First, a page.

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8 resources found
 

Mesopotamian Cosmic Geography in the Bible

Brian Godawa looks at several aspects of ancient cosmography (descriptions of the universe) that also appear in the Bible, and what these aspects of the text mean for our understanding of Scripture.

 

Engaging Today's Militant Atheist Arguments

In this paper, MIT professor Ian Hutchinson addresses the question of how to engage arguments put forward by the New Atheists. In doing so, he offers a critique of scientism, the assumption that scientific knowledge is all the real knowledge there is.

 

Faithful Poetics and Christian Knowledge of the World

Artist and BioLogos Senior Fellow Mark Sprinkle describes the importance of acknowledging the creative and subjective aspects of human knowledge in the midst of the debates about the relationship between science and faith.

 

The Biblical Creation in its Ancient Near Eastern Context

"As a Christian and a biblical scholar, I care both about Scripture as truth and about the ongoing scholarly conversation regarding the composition of the Hebrew Scriptures. And so, when I was asked to speak on the story of creation in Genesis 1, I welcomed the opportunity to give my thoughts on the interaction between this text and its ancient Near Eastern context."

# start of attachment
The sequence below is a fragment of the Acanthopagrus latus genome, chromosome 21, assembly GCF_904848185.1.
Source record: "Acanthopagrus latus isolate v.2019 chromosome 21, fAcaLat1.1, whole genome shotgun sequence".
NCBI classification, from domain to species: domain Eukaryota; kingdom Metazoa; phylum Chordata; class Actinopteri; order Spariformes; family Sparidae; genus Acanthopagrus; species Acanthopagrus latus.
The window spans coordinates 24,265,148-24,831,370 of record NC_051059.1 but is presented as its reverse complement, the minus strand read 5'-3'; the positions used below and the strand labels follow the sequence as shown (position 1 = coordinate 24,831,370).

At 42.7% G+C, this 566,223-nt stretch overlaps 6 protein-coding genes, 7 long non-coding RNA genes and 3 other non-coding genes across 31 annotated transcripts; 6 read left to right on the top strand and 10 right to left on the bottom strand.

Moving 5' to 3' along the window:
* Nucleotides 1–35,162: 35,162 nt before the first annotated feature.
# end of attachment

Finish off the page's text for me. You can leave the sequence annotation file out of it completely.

Accommodationist and Proud of It

Science and religion scholar Michael Ruse gives a personal account of his experiences as an author and public speaker on the compatibility of Christianity and biological evolution.

 

Biblical Creation and Storytelling: Cosmogony, Combat and Covenant

The literary conventions employed in Genesis chapter 1 mark it out, not as a scientific document describing material origins, but as a theological polemic against surrounding ancient Near Eastern pagan religions. Creation language here and elsewhere in Scripture is not about establishing scientific origins of material substance and structure but about covenantal establishment and worldview.

 

Evolutionary Creation: A Christian Approach to Evolution

Professor Denis Lamoureux presents the theory of evolutionary creation, which claims that the Father, Son, and Holy Spirit created the universe and life through an ordained, sustained, and design-reflecting evolutionary process. The view of origins, says Lamoureux, fully embraces both the religious beliefs of biblical Christianity and the scientific theories of cosmological, geological, and biological evolution.

 

Scientific Fundamentalism and its Cultural Impact

Giberson's essay makes the case that scientific fundamentalists are not merely arguing for the supremacy of science but also presenting science as a quasi-religious replacement. The agenda of the "New Atheists" is not merely to refute mainstream religion but to replace it. Unfortunately, the scientific community is poorly represented by these aggressive public figures.

8 resources found